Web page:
Wednesday, November 28, 2018
The country has a history of censorship regarding the Internet. Here's a 2017 assessment of Internet freedom in Belarus from Freedom House. The report reads in part:
The government temporarily blocked some independent digital media outlets during politically sensitive times within the coverage period, including in the lead-up to the September 2016 parliamentary elections and around the antigovernment protests of spring 2017. In an apparent attempt to prevent users from bypassing government censorship, the authorities introduced a new law blocking anonymizing service Tor.
Techdirt had this assessment from 2012 regarding reports that the country's government was limiting or prohibiting Internet access after it adopted a new statute regulating activities through the Internet.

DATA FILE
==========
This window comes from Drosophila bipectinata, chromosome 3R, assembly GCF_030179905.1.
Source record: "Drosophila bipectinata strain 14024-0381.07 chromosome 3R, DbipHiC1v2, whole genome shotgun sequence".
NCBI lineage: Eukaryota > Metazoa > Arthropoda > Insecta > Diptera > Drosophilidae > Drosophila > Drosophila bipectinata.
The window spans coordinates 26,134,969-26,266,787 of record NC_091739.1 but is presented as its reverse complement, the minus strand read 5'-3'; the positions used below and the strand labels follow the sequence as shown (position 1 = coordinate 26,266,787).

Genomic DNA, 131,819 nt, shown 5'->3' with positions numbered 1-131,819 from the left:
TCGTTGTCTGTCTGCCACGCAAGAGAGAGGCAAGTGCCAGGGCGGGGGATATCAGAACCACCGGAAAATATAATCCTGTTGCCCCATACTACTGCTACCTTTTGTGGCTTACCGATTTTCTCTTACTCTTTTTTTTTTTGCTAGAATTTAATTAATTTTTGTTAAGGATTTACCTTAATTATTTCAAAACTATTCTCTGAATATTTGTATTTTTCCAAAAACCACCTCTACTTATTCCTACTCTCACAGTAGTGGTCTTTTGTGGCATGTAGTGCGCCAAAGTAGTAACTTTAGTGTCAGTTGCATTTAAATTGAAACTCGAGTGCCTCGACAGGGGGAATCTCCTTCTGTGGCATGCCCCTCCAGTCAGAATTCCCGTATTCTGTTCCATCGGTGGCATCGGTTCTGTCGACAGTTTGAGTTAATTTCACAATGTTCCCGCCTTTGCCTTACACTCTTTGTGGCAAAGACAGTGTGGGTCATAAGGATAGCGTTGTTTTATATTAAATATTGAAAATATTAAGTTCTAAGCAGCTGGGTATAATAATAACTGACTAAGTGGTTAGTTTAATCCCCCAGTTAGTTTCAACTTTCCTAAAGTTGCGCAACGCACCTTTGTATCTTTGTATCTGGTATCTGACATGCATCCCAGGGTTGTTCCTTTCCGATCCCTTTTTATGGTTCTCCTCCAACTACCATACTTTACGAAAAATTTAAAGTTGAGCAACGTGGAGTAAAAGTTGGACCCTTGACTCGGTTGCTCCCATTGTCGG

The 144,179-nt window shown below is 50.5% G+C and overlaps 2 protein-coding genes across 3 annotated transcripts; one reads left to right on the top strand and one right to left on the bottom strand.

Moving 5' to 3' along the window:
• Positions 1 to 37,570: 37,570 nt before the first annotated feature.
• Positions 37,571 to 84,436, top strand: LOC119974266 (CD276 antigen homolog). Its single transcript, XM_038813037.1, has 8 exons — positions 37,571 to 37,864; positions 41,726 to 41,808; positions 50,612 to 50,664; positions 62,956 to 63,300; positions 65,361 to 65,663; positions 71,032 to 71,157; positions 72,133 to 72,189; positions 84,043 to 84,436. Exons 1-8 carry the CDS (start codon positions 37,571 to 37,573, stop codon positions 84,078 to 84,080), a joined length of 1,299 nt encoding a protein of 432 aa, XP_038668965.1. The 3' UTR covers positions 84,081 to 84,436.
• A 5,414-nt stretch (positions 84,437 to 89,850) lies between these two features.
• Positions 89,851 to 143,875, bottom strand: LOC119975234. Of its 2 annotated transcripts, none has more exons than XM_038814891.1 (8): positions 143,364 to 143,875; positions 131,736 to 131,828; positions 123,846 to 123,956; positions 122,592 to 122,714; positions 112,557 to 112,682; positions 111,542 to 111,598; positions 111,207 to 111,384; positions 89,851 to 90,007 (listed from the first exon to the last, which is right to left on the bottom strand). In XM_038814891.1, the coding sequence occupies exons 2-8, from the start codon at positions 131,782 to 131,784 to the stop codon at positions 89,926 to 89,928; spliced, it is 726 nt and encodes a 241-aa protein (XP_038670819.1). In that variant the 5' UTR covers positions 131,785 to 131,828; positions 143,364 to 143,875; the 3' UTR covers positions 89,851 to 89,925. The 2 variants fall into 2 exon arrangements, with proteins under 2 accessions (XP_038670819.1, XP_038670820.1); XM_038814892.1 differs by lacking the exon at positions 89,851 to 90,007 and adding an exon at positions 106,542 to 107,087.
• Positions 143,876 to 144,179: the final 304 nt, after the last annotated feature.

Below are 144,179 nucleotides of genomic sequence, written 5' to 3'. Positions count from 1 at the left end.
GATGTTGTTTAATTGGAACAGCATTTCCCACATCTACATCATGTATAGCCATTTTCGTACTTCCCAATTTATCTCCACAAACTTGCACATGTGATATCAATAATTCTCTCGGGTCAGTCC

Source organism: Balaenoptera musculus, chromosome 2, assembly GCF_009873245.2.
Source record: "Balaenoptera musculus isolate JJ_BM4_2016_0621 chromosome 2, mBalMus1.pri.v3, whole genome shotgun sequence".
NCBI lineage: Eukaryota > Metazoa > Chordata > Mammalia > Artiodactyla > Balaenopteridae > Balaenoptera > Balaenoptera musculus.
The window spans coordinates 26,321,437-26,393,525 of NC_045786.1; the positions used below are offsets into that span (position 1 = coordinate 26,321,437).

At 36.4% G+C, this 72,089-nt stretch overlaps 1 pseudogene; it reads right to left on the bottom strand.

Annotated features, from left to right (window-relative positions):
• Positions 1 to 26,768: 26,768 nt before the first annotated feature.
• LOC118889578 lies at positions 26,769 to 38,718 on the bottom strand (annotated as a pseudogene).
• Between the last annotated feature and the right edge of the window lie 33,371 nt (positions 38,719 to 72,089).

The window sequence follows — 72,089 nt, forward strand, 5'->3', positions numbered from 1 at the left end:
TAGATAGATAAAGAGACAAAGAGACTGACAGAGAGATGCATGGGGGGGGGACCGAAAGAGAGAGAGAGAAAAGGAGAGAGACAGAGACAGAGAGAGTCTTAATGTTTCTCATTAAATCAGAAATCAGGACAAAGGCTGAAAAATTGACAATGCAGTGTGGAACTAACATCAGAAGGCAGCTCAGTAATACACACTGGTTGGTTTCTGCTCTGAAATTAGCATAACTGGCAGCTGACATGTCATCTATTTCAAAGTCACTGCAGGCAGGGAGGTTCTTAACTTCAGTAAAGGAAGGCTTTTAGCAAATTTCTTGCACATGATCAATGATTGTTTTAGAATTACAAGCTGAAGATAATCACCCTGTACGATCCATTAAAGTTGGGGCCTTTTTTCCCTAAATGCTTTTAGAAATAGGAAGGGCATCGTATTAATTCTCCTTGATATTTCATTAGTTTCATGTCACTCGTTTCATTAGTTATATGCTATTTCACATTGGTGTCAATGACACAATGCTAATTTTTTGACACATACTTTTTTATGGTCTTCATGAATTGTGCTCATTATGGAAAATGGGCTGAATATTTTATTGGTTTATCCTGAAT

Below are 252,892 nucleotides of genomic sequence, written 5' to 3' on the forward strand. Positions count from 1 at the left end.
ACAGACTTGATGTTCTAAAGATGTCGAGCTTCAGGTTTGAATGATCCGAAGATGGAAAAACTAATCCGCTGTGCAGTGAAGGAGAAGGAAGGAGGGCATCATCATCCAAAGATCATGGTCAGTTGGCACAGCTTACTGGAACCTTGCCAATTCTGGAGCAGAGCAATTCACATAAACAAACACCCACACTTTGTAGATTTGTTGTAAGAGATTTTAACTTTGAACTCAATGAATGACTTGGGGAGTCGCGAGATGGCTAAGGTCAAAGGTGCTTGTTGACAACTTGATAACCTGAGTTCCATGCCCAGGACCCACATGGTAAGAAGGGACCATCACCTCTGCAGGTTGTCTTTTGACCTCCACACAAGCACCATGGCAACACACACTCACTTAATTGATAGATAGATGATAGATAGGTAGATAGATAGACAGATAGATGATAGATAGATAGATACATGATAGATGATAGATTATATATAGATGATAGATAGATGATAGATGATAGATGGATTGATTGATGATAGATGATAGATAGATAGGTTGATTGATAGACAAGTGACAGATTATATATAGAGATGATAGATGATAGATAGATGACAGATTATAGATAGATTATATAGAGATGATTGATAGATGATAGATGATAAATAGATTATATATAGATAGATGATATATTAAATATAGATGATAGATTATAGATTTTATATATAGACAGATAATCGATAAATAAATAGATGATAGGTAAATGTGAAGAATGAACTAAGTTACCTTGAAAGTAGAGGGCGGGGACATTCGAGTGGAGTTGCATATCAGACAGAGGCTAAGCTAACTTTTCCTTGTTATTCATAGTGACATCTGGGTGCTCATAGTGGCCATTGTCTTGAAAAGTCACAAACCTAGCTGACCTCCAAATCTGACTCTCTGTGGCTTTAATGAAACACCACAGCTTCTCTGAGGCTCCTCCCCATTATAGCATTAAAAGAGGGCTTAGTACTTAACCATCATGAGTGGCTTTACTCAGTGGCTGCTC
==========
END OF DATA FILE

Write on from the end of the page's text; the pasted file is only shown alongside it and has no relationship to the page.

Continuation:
So while it is by no means true that Belarus has made accessing all sites outside the country illegal, it has certainly made it risky, if not impossible, to buy stuff on external sites. Worse, it confirms that Internet users must be spied upon, and "forbidden" sites must be blocked; taken together, these new measures allow the government of Belarus to exert extremely tight control over Internet users in the country. Moreover, with these systems in place, severing Belarus from the Internet for real would be relatively easy, if its government decided to take that extreme step.Here's additional commentary from EDRi in 2010, noting that new regulations requiring website registration and data collection of some users went into effect that year.